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    Academic: China's Backwardness Helped It Emerge as Leader in Mobile Payments

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    China is likely to get rid of cash soon and become the global leader in digital payments by 2020. Speaking to Sputnik, Guo Tianyong, director of the Center of Banking at the Central University of Finance and Economics, explained how the country's backwardness in banking infrastructure has opened the door to mobile payment systems.

    China may soon become the first cashless country in the world. The crux of the matter is that the Celestial Empire can boast of well-developed mobile payment services, Guo Tianyong, director of the Center of Banking at the Central University of Finance and Economics, told Sputnik.

    "Although in the US there are mobile payment services, such as Apple Pay, in China they are developed much better," Guo explained in an interview with Sputnik China. "However, at the same time, banking services are less developed. For example, the use of bank cards is less spread, and this helps us."

    The academic elaborated that for the Chinese civilians who mostly deal with cash the mobile payment has become a real breakthrough: "A person can forget a bank card, while his mobile phone is always with him."

    "For sellers, mobile payments are also more convenient," Guo continued. "One needs expensive equipment to accept a bank card, for example, a POS terminal. Small traders often cannot afford it. On the other hand, to carry out mobile payments the merchant just needs to start an electronic wallet and print his QR code. Therefore, mobile payments in China are much easier and more convenient for all."

    Small traders have jumped at the opportunity to accept electronic payments, as they had previously fallen easy prey to robbers. Likewise, taxi drivers do not carry cash with them citing security concerns.

    Clearly, non-cash payments have proven to be safer. Of course, theoretically, hackers can crack an electronic wallet, Guo said, adding, however, that bank card holders are similarly facing risks of fraud.

    He emphasized that "no payment method can be absolutely safe." "However, good always triumphs over evil, and Chinese technologies in the field of preventing cybercrime are constantly evolving," the academic stressed.

    The mobile payment market is growing by leaps and bounds in China. In 2016, the total volume of mobile payments reached $5.5 trillion. This is 50 times more than that of the US market, which totals $112 billion.

    In China's large cities, like Beijing, Shanghai, Guangzhou and Hangzhou, payments via mobile devices are accepted almost everywhere. More than 80 percent of supermarkets are accepting payments through Alipay or WeChat Pay while a similar number of small shopkeepers provide their customers with their QR code when accepting payments. Furthermore, one can even make donations to temples via his or her mobile phone.

    Monk holds a mobile phone and sunglasses at the Jokhang Temple in Lhasa, the capital of Tibet, China. (File)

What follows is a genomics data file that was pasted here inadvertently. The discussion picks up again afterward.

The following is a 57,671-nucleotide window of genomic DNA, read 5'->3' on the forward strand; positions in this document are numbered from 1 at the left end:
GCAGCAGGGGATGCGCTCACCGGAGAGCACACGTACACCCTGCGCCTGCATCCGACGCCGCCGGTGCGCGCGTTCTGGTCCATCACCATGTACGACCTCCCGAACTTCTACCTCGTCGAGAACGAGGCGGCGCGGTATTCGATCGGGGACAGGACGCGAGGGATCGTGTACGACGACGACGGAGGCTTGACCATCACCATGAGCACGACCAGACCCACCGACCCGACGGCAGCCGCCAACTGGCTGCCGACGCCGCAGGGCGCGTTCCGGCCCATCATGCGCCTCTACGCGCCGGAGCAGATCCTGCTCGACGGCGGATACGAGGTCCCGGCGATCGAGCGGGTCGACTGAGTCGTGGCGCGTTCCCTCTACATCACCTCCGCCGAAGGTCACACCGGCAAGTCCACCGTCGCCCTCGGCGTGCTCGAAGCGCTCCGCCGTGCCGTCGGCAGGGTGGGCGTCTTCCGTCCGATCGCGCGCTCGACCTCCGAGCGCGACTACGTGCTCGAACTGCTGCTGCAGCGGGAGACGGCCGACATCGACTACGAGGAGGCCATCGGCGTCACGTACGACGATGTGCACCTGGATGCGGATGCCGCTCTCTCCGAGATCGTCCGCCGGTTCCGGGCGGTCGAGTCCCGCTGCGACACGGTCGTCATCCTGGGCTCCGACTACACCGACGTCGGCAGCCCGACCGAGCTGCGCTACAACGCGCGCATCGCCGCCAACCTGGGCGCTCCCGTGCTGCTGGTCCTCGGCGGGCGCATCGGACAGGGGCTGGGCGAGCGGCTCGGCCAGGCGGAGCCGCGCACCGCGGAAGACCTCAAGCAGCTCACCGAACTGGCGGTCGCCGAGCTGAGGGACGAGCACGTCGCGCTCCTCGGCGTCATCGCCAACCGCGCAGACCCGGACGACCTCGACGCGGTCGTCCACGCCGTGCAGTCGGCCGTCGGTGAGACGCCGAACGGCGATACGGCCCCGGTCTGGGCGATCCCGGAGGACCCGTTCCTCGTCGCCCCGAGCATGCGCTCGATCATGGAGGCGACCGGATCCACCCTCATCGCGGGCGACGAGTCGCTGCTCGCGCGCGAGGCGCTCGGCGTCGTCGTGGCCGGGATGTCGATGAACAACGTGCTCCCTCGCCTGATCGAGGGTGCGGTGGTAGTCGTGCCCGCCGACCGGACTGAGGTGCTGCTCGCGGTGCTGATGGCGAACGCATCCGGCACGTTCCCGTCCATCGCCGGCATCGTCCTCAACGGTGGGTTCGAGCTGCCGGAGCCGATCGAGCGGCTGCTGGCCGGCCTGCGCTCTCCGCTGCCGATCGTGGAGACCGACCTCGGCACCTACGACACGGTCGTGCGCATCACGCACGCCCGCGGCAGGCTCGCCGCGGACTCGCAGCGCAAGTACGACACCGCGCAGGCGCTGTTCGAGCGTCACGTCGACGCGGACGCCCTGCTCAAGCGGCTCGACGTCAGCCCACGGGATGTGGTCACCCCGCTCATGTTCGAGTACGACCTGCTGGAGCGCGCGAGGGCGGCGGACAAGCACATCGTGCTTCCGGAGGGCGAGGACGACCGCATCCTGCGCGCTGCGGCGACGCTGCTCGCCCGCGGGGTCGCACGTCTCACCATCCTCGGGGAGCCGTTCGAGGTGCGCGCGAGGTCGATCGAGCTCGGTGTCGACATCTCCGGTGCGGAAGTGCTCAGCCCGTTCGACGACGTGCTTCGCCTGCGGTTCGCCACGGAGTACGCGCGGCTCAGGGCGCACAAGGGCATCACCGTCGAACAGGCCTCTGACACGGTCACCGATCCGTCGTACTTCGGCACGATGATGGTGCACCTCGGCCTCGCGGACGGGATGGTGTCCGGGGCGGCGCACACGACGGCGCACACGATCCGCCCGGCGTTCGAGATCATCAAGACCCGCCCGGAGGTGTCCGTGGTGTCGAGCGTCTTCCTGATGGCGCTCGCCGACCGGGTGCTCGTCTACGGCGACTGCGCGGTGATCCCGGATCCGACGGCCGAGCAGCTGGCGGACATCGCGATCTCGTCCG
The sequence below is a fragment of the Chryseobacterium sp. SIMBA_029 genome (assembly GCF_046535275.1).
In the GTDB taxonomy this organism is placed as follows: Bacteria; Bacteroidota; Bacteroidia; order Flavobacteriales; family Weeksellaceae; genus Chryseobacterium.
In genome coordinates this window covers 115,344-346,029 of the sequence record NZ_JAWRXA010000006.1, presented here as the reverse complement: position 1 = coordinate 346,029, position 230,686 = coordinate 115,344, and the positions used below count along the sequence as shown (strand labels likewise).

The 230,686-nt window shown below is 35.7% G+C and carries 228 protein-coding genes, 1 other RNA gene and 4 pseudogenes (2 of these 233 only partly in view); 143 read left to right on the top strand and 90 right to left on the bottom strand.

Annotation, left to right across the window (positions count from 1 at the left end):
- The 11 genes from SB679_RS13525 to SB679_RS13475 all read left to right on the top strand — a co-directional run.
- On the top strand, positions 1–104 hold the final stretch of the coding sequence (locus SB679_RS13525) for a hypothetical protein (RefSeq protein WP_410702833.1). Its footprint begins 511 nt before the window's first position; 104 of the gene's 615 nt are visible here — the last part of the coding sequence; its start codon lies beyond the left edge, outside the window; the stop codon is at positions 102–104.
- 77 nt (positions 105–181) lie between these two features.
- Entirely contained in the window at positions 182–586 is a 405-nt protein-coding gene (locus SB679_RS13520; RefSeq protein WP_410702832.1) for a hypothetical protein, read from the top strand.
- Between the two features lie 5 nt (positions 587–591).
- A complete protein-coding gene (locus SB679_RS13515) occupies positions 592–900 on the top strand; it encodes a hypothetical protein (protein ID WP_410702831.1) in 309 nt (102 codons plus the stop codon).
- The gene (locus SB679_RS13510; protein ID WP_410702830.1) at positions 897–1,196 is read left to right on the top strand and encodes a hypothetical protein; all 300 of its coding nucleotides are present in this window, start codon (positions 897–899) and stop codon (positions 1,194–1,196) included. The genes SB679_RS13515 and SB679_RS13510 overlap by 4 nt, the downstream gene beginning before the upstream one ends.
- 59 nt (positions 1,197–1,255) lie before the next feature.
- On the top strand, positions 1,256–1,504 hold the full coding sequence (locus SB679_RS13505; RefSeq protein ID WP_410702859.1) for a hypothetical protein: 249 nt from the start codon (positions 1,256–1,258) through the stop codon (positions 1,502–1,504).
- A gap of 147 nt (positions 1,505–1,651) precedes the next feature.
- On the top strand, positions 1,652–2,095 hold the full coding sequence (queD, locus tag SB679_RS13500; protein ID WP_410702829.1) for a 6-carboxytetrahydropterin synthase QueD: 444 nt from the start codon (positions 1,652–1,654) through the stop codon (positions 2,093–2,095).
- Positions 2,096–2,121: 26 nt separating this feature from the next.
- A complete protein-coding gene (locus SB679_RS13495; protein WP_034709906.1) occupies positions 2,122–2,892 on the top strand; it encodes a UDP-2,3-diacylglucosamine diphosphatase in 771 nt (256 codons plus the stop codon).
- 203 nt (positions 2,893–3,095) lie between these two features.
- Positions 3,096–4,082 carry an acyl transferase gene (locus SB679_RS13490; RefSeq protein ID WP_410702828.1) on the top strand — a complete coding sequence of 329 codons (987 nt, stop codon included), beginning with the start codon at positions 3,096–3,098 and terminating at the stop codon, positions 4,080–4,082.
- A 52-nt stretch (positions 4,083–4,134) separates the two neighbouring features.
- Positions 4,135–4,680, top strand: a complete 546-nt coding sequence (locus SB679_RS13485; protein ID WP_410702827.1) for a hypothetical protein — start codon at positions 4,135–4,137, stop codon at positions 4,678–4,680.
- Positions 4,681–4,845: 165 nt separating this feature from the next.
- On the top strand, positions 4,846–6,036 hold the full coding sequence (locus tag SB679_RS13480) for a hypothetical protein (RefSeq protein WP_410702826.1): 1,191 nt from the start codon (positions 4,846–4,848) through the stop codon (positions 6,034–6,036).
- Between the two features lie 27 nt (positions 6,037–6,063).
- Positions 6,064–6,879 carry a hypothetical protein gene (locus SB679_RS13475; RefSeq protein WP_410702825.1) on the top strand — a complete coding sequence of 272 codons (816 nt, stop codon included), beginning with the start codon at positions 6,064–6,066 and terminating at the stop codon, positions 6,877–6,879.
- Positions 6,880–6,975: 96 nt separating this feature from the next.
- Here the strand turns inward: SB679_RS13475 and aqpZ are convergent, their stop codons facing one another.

© AP Photo / Greg Baker
    Monk holds a mobile phone and sunglasses at the Jokhang Temple in Lhasa, the capital of Tibet, China. (File)

    Back in 2006, China lagged behind other countries in terms of non-cash settlements. Cash was 13 percent of the country's GDP, while in the United States it was only 6.4 percent, and in Great Britain it was 3.5 percent. However, this year, according to KPMG, a global network of professional firms providing audit, tax and advisory services, 84 percent of Chinese citizens prefer mobile payments. For comparison's sake, in the US only 20 percent of smartphone owners use them to make purchases.

    Alipay and WeChat Pay, have emerged as China's two dominant mobile payment platforms. According to the South China Morning Post, Alipay boasts more than 520 million active users.

    What's behind the mobile payment systems popularity?

    The answer may seem paradoxical: technical backwardness is sometimes useful, Guo says. Countries that are not burdened by the existing infrastructure can develop the most advanced technologies from scratch.

    A man checks his mobile phone as he walks by buildings of China's state-owned companies, China National Offshore Oil Corp. (CNOOC), left, and China Petroleum & Chemical Corp. (Sinopec), in Beijing Monday, Sept. 14, 2015
    © AP Photo / Andy Wong
    A man checks his mobile phone as he walks by buildings of China's state-owned companies, China National Offshore Oil Corp. (CNOOC), left, and China Petroleum & Chemical Corp. (Sinopec), in Beijing Monday, Sept. 14, 2015

    According to some estimates, every fifth Chinese adult does not have access to traditional banking services. At the same time, there are only 55 automated teller machines (ATMs) and eight banking branches per 100,000 people in China. The underdevelopment of this infrastructure helped the Chinese jump over the era of bank cards.

    A recent study by French consulting firm Capgemini and international banking group BNP Paribas says that China is likely to become the global leader in digital payments by 2020, surpassing the US.

    "By 2020, it is highly likely that emerging economies will be the powerhouses of global non-cash transaction volumes growth, with China most likely challenging the US as the leading market," the report said, adding that the Celestial Empire will see growth of 36 percent over the next five years.

    Meanwhile, the October UN report "Information Economy Report 2017: Digitalization, Trade and Development" predicted that mobile payments may outperform credit cards in online commerce as early as 2019.

    The views and opinions expressed in the article do not necessarily reflect those of Sputnik.


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